21/08/2013, Fort Ross, E Bellot Strait
Everything is relative. A few days ago, we sailed 24 hours round trip to get gas, fresh food and to check in Canada: fun to imagine that he would have had the same number of hours to fly Zurich to Shanghai! Distances, time. Tell us if Bellot Strait is freed of its ice, it would take only 2H to be on the other side (15 nautical miles) and then we would already be in 2 days GjoaHaven! So far, all seven boats are still waiting and arm themselves valiantly patience. Both boats have attempted the passage today but still came back empty-handed. However, we remain grandespoir the ice dissolves quickly and the cap opens, which would mean that we would finally on the other side! Yeeah! For now, we are anchored in front of the eastern entrance of the strait, Fort Ross and can thus observe the tides and current changes at best. For those who are concerned land: do not worry! We have ice to the eye, the mood on board is in good shape, we have enough food to last for many days and still have enough fuel to cross the oceans of the world (uh, or ... more truthful, to warm us another month -). Swiss bonds, our reserves are sufficient chocolate (... we have also to concoct good fluxes rum - and "special message for Julie ... Yves is just preparing samosas salmon- unfortunately caught ourselves, since we are in Canada, except for a tiny little fish, Sylvain is not caught ... but otherwise ... life is good! ") The content of our bottles of wine does its part not resist the cold and all our bottles have turned sour. Yesterday we received a visit from our English neighbors (ArcticTern) and Dutch (Tooluka), and spent a nice evening with them! The evening was also watered not only their good bottles (thanks!) but the songs on the guitar, without telling us that we are led to the anthem of the North West passage (another Canadian boat Traversey III, we sent a few days ago).So now, if all goes well, we think we also identify places go tomorrow to the three quarters of the way, where the ice is still to this day in the orange areas. Afffaire to follow! PS: A big thank you to those / those who take the time to write us your comments: it is always the joy on board to discover the messages that appear on the screen! ;)))) PS2 Foiera the message: we met yesterday 6 muskoxen and they send you their best wishes!
22/08/2013 | The Baelums
Dear all, What an adventure!! We keep our fingers crossed and hope for the ice to clear the passage long enough for you to sneak through. Keep us posted!! If you get too bored waiting you could always go hunting for one of those moscus oxes – I bet you it will be the best steaks you’ve ever tasted!! Just remember to buy the licence at the local police station first… Big hugs from the Baelums. P.S. And be careful with any kind of forecasts from DMI – we have years of experience with these guys, and they should not be trusted..;-)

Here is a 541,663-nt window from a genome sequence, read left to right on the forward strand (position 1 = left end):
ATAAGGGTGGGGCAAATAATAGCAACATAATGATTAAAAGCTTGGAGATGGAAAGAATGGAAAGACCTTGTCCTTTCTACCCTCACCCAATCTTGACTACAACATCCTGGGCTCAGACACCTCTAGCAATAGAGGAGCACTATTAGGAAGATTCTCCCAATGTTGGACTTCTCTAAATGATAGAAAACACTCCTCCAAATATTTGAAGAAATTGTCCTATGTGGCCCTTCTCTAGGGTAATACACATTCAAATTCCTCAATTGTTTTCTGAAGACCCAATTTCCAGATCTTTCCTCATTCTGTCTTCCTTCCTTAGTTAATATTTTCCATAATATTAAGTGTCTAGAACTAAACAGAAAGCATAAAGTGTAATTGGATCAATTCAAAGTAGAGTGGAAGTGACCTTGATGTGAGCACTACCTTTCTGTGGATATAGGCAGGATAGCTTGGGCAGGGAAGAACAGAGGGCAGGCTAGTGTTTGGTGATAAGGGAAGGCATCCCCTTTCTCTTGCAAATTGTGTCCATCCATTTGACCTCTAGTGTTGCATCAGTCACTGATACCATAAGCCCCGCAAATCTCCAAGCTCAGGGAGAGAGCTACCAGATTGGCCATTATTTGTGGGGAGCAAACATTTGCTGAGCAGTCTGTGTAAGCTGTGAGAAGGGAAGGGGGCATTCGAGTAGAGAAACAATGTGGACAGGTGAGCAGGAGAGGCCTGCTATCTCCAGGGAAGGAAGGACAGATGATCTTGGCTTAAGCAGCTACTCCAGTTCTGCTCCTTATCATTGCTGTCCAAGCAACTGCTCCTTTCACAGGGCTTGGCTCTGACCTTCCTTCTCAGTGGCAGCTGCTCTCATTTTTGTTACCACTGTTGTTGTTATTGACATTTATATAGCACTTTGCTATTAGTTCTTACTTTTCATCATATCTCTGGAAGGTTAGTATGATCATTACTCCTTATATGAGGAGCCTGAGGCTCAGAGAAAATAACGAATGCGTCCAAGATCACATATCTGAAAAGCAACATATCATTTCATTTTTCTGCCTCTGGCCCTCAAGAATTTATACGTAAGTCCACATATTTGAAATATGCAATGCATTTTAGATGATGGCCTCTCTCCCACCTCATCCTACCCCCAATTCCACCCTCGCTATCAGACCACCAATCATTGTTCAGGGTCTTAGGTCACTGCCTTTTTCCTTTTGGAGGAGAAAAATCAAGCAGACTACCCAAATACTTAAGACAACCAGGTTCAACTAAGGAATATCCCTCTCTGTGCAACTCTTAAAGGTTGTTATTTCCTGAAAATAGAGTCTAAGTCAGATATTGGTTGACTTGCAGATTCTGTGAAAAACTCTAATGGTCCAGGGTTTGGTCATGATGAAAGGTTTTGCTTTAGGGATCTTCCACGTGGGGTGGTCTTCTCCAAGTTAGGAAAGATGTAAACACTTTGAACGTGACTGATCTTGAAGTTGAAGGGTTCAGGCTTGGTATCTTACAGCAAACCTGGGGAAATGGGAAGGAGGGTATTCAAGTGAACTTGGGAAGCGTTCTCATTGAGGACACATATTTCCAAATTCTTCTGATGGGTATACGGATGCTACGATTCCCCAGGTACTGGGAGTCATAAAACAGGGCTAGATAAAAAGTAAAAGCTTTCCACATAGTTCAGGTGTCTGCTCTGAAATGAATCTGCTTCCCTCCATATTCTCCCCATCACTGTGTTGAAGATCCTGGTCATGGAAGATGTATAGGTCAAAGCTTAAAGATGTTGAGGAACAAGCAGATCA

22/08/2013 | Andreas Herbst
Just a thought - on my Screen here in Switzerland I got this morning pictures/news / reports from Egypt, Niger and Myanmar..... and now from NW passage. You know - I love you for that!
22/08/2013 | Douglas Pohl
Thanks for the updates - please use boat names instead of "Both boats". FYI - reading three blogs from the seven boats in Bellot Strait area you get three different reports including supporting pictures at times. Suggest cooperation. Question: You have 37 days @5kts to reach safe harbor in Sand Point Alaska. Much of this will be open ocean during storms, how do the children handle rough sailing? Is Sand Point your winter harbor? Be ready to depart on August 27th - lucky day!
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S/V TOOLUKA UPDATE
72°00' N 094°13' W - Depot Bay, Fort Ross, Bellot Strait
NW 5 Bft
mijlen totaal sinds upernavik:
After a good nights' sleep we left our safe anchorage to sail to Depot Bay, Fort Ross. This is the site of a former Hudson Bay Company post, which was deserted in 1948, after 11 years of struggling against severe ice conditions. We enjoyed the sailing, under jib alone, and anchored again here at 13.30. Next to the interesting store house, the main attraction for us was the hill overlooking the entrance of Bellot Strait. With the binoculars we could see 2 yachts in the far distance, in their attempt to get through to the W side. A little later a plane flew over, at low altitude, obviously reconnoitering the ice situation in the strait. After it had done 3 tours over the strait it informed us of the ice situation: clear until the last part, where it was closed for 1,5 mile with congested ice. We missed part of his call, but found out later that they had seen a polar bear walking over to the other side... obviously too much ice for a yacht to sail through. Another few hours later th
e 2 yachts returned, beaten by the experience, but safe. So we're still the same 7 yachts. We're calling and meeting each other, sharing stories, coffee and cakes, and comradeship. We're still discussing our options, and haven't decided on anything yet. Tomorrow is another day, sleep well, Eef